Attorney: Ruling could affect how courts certify juvenile offenders as adults

We recently caught up with Houston lawyer Jack Carnegie about his work in the case of Cameron Moon, whose 2010 murder conviction was recently reversed after an appeals court ruled Moon should not have been tried as an adult.

Carnegie, an attorney with Strasburger & Price, L.L.P, who argued Moon’s case pro bono, said the decision is noteworthy because child certification rulings rarely get reversed on appeal. The July 30 decision by the 1st Court of Appeals in Houston was the first of its kind in more than two decades, he said.

“We think it’s an important ruling,” said Carnegie, who along with attorneys Christene Wood, John Hagan, and David Adler spent hundreds of pro bono hours challenging the conviction of Moon, who was 16 when the crime occurred in 2008. “Hopefully it will make juvenile courts take more cognizance of the statutory factors that are supposed to be considered before a child is certified.”

Under the Texas Family Code, juvenile courts are required to consider factors such as a defendant’s background and likelihood of rehabilitation along with the seriousness of the crime when deciding whether to certify him or her as an adult for trial. In Cameron Moon v. the State of Texas, the appeals court vacated the district court’s judgment and dismissed the case after finding insufficient evidence to support the juvenile court’s findings related to Moon’s maturity, sophistication, and potential rehabilitation.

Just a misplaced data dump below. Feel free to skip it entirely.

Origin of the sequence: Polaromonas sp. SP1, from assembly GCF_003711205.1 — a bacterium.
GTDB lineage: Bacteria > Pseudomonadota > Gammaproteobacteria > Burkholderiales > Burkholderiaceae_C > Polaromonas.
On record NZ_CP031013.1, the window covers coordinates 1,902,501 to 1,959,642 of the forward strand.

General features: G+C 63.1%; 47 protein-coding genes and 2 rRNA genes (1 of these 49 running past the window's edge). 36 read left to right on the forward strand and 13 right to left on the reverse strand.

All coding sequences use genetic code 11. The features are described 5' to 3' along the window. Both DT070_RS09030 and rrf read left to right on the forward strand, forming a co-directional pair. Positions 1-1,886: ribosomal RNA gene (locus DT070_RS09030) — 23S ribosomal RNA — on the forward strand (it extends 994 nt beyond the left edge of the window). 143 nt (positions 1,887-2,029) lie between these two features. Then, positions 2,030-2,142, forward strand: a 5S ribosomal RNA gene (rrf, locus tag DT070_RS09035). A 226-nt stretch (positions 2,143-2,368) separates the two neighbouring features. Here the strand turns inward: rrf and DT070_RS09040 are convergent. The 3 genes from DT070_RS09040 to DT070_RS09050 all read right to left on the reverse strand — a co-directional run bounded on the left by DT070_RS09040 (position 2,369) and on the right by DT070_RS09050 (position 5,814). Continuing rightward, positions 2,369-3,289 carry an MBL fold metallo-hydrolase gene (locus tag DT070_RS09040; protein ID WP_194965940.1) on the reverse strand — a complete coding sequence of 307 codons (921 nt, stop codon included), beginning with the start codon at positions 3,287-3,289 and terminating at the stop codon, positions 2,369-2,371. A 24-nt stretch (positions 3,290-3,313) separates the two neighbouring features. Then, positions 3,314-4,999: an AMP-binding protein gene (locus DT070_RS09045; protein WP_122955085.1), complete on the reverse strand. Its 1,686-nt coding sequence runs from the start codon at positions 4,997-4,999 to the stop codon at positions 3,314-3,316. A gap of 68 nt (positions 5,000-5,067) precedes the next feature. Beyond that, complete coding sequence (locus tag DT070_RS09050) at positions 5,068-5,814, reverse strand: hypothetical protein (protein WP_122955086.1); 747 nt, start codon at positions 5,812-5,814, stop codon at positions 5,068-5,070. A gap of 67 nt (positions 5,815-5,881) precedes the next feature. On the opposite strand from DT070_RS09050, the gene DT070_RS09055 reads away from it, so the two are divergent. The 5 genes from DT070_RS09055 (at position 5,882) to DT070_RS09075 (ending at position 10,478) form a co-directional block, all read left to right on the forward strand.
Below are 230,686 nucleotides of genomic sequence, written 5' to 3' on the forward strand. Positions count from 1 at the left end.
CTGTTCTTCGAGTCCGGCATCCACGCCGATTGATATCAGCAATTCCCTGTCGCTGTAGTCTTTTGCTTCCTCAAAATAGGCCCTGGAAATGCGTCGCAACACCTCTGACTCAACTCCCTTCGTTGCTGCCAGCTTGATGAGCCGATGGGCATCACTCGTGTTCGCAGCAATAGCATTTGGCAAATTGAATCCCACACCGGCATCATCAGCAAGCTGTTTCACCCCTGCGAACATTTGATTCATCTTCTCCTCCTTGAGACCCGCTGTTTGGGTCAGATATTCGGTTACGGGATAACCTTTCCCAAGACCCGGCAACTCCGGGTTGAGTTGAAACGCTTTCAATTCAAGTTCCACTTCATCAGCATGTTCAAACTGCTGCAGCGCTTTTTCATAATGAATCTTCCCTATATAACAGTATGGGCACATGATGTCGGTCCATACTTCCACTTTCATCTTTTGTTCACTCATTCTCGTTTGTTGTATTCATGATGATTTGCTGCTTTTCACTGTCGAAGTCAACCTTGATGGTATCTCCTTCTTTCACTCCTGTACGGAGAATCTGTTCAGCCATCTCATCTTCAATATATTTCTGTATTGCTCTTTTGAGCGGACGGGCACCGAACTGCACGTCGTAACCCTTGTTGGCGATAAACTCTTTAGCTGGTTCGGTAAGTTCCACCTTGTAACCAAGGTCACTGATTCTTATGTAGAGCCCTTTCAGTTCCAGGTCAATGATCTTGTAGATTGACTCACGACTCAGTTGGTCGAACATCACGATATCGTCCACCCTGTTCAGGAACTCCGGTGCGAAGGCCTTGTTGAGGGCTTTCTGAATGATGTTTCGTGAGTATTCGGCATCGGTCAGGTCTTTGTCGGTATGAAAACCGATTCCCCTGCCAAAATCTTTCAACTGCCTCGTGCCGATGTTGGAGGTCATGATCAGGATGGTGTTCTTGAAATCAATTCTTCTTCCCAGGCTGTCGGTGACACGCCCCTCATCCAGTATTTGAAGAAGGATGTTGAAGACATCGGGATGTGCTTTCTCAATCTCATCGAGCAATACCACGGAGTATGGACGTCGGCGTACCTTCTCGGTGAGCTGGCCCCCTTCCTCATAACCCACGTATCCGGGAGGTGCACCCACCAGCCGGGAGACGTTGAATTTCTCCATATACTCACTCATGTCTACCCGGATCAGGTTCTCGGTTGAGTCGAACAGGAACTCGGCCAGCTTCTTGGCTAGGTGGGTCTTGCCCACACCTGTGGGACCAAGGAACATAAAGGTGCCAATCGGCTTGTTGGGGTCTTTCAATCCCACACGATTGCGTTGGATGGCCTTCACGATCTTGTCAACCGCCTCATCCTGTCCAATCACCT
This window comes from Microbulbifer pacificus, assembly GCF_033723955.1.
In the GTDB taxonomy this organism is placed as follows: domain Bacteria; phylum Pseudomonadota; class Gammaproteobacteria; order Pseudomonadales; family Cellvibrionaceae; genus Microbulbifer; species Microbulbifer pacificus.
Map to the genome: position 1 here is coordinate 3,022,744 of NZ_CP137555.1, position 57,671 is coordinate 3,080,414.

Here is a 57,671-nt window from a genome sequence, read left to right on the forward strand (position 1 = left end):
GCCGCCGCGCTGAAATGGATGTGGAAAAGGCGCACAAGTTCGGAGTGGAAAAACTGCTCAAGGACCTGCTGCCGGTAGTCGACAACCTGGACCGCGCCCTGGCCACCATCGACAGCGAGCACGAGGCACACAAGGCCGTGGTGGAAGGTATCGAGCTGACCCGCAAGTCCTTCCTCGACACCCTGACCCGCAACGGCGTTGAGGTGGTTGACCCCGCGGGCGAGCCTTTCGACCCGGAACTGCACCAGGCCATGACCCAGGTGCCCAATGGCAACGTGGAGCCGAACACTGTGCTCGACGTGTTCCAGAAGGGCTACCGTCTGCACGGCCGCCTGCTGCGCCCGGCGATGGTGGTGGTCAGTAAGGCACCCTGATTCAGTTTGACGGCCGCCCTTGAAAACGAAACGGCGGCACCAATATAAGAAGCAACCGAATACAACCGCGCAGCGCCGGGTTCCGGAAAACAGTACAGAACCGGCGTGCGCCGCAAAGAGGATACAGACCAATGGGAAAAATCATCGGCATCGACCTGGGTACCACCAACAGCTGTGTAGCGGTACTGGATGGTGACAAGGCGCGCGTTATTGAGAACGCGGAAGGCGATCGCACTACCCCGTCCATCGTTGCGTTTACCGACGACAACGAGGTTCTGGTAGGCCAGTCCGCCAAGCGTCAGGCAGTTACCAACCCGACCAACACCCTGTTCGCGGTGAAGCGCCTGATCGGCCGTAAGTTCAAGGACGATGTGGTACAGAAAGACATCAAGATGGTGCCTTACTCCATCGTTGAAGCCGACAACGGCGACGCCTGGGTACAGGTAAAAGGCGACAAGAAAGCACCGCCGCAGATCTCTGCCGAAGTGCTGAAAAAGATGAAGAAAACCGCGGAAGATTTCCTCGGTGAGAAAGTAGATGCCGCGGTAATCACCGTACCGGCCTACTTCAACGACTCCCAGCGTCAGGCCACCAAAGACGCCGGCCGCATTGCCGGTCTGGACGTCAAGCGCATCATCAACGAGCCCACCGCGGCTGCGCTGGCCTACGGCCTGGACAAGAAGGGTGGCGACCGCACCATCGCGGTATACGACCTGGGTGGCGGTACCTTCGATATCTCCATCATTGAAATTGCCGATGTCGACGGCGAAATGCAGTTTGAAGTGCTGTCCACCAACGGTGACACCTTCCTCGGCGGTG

The case remains pending in juvenile court.

“I do think it’s an important decision because it talks about those statutory factors [in child certifications], and it says the state actually has to prove those things,” Carnegie said. “Hopefully the juvenile courts will start looking at those factors and look beyond just the nature of the crime involved. That’s the important part. These [certifications] aren’t supposed to be routine.”

The Houston Chronicle’s Brian Rogers has more on the case here

You can read the appeals court ruling here

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